• Small wind (turbine) electric systems

    Provide electricity for buildings and water pumping.

    Small wind electric systems are one of the most cost-effective home-based renewable energy systems. These systems are also nonpolluting.

    If a small wind electric system is right for you, it can do the following:

    • Lower your electricity bills by 50%–90%
    • Help you avoid the high costs of having utility power lines extended to a remote location
    • Help uninterruptible power supplies ride through extended utility outages.

    Small wind electric systems can also be used for a variety of other applications, including water pumping on farms and ranches.

  • Solar technologies

    Generate heat and electricity for a variety of applications.

    Solar energy can be used on farms and ranches to meet and/or supplement many energy requirements.

    Space and Water Heating

    Livestock and dairy operations often have substantial air and water heating requirements. Modern pig and poultry farms raise animals in enclosed buildings, where it is necessary to carefully control temperature and air quality to maximize the health and growth of the animals. These facilities need to replace the indoor air regularly to remove moisture, toxic gases, odors, and dust. Heating this air, when necessary, requires large amounts of energy. With proper planning and design, solar air/space heaters can be incorporated into farm buildings to preheat incoming fresh air. These systems can also induce or increase natural ventilation levels during summer months.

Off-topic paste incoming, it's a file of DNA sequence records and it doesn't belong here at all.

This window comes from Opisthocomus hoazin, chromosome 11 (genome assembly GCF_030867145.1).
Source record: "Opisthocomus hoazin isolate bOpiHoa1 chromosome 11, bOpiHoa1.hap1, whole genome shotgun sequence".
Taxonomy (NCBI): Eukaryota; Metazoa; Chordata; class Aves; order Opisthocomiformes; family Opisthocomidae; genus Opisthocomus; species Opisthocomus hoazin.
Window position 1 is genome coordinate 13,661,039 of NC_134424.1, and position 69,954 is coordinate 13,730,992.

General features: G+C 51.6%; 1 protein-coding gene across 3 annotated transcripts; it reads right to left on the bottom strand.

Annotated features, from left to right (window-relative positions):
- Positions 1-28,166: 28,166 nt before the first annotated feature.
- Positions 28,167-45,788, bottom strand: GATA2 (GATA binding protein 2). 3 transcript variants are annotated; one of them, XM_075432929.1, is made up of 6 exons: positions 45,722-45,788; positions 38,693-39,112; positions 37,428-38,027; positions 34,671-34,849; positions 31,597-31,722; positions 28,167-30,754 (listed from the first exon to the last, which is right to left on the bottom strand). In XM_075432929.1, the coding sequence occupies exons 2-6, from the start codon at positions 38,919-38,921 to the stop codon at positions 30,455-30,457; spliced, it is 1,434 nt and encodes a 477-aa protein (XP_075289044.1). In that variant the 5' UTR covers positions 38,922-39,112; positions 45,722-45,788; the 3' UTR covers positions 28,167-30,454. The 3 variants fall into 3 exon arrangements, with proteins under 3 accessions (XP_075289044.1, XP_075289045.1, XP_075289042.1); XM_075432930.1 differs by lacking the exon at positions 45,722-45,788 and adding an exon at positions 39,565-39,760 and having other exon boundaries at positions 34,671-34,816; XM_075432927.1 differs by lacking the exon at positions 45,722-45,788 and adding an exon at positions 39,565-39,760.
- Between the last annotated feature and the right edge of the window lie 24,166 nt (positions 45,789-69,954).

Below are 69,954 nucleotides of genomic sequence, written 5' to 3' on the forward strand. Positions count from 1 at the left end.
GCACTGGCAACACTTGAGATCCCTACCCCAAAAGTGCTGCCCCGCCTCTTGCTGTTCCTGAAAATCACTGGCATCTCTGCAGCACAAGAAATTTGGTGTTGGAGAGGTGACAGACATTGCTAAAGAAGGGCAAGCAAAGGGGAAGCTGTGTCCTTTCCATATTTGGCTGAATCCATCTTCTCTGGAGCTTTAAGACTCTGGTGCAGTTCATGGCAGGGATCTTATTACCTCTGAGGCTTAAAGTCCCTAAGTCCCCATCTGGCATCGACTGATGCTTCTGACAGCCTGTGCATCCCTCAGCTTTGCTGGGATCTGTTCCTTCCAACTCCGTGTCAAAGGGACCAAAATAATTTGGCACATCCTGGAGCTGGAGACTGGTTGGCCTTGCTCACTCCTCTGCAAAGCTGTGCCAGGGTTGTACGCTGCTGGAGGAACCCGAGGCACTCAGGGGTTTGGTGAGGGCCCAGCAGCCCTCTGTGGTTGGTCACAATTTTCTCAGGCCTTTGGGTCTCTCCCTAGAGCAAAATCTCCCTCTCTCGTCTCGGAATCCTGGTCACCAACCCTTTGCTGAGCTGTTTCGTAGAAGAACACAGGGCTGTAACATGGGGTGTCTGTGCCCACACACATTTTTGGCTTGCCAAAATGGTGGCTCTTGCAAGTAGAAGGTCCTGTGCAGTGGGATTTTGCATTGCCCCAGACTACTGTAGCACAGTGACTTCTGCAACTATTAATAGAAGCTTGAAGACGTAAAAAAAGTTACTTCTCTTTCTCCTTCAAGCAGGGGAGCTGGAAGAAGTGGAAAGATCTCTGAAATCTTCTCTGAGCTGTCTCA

Solar water heating systems can provide low to medium temperature hot water for pen cleaning. Commercial dairy farms use large amounts of energy to heat water to clean equipment, as well as to warm and stimulate cows’ udders. Heating water and cooling milk can account for up to 40% of the energy used on a dairy farm. Solar water heating systems may be used to supply all or part of these hot water requirements.

    Greenhouse Heating

    Farms also can use solar energy to heat greenhouses. Commercial greenhouses typically rely on the sun to supply their lighting needs. They usually aren’t designed to use the sun for heating. They rely on gas or oil heaters to maintain the temperatures necessary to grow plants in the colder months. Solar greenhouses, however, are designed to use solar energy for both heating and lighting. A solar greenhouse uses thermal mass to collect and store solar heat energy. Its insulation retains this heat for use during the night and on cloudy days.

    A solar greenhouse also is oriented to maximize southern glazing exposure. Its northern side has little or no glazing, and is well insulated. To reduce heat loss, the glazing itself is also more efficient than single-pane glass. Various products range from double pane to “cellular” glazing. A solar greenhouse reduces the need for fossil fuels for heating. A gas or oil heater may serve as a back-up heater, or may increase carbon dioxide levels to induce higher plant growth.